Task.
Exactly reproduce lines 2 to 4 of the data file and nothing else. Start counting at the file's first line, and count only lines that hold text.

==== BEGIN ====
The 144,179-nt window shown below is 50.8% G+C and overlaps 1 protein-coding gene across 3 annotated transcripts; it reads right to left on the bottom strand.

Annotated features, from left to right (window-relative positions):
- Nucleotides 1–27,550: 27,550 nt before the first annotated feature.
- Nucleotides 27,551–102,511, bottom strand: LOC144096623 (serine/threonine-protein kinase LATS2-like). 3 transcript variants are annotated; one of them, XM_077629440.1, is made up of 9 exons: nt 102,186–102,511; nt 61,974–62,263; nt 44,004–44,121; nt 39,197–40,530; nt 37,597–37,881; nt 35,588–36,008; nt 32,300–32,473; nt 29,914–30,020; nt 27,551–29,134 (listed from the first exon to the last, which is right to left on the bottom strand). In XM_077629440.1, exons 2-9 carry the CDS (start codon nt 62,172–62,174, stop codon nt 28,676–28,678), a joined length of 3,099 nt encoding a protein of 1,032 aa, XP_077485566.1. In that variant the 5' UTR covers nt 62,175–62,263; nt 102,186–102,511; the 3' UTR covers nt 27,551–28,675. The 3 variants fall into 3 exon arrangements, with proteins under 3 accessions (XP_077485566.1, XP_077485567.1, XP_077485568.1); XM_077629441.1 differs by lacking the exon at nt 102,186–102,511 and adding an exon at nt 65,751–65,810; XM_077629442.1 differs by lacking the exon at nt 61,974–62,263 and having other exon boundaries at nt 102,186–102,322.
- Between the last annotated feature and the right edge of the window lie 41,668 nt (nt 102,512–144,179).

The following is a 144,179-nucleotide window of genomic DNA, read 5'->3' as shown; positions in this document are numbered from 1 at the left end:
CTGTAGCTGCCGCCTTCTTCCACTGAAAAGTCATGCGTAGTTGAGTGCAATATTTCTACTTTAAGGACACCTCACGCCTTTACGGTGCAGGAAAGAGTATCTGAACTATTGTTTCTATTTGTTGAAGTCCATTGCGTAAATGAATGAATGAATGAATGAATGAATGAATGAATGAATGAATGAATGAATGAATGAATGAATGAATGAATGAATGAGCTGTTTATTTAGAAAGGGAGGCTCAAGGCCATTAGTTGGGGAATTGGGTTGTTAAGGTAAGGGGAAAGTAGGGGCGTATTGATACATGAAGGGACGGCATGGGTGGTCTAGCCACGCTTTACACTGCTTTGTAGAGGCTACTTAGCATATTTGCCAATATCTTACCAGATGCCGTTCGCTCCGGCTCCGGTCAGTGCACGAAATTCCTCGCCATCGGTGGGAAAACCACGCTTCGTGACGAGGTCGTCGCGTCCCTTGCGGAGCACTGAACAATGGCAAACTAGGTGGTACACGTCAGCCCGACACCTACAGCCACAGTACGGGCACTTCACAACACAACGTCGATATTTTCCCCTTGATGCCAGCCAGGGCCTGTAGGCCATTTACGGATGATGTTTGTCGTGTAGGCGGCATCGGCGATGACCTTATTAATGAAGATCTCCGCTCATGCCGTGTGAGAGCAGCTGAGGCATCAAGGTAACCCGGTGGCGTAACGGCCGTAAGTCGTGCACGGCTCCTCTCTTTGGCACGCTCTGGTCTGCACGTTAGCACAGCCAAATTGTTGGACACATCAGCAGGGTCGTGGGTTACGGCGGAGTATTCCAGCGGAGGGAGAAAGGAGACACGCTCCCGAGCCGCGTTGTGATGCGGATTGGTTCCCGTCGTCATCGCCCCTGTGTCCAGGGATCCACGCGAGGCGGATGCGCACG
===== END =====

Annotated features, from left to right (window-relative positions):
- Nucleotides 1–27,550: 27,550 nt before the first annotated feature.
- Nucleotides 27,551–102,511, bottom strand: LOC144096623 (serine/threonine-protein kinase LATS2-like). 3 transcript variants are annotated; one of them, XM_077629440.1, is made up of 9 exons: nt 102,186–102,511; nt 61,974–62,263; nt 44,004–44,121; nt 39,197–40,530; nt 37,597–37,881; nt 35,588–36,008; nt 32,300–32,473; nt 29,914–30,020; nt 27,551–29,134 (listed from the first exon to the last, which is right to left on the bottom strand). In XM_077629440.1, exons 2-9 carry the CDS (start codon nt 62,172–62,174, stop codon nt 28,676–28,678), a joined length of 3,099 nt encoding a protein of 1,032 aa, XP_077485566.1. In that variant the 5' UTR covers nt 62,175–62,263; nt 102,186–102,511; the 3' UTR covers nt 27,551–28,675. The 3 variants fall into 3 exon arrangements, with proteins under 3 accessions (XP_077485566.1, XP_077485567.1, XP_077485568.1); XM_077629441.1 differs by lacking the exon at nt 102,186–102,511 and adding an exon at nt 65,751–65,810; XM_077629442.1 differs by lacking the exon at nt 61,974–62,263 and having other exon boundaries at nt 102,186–102,322.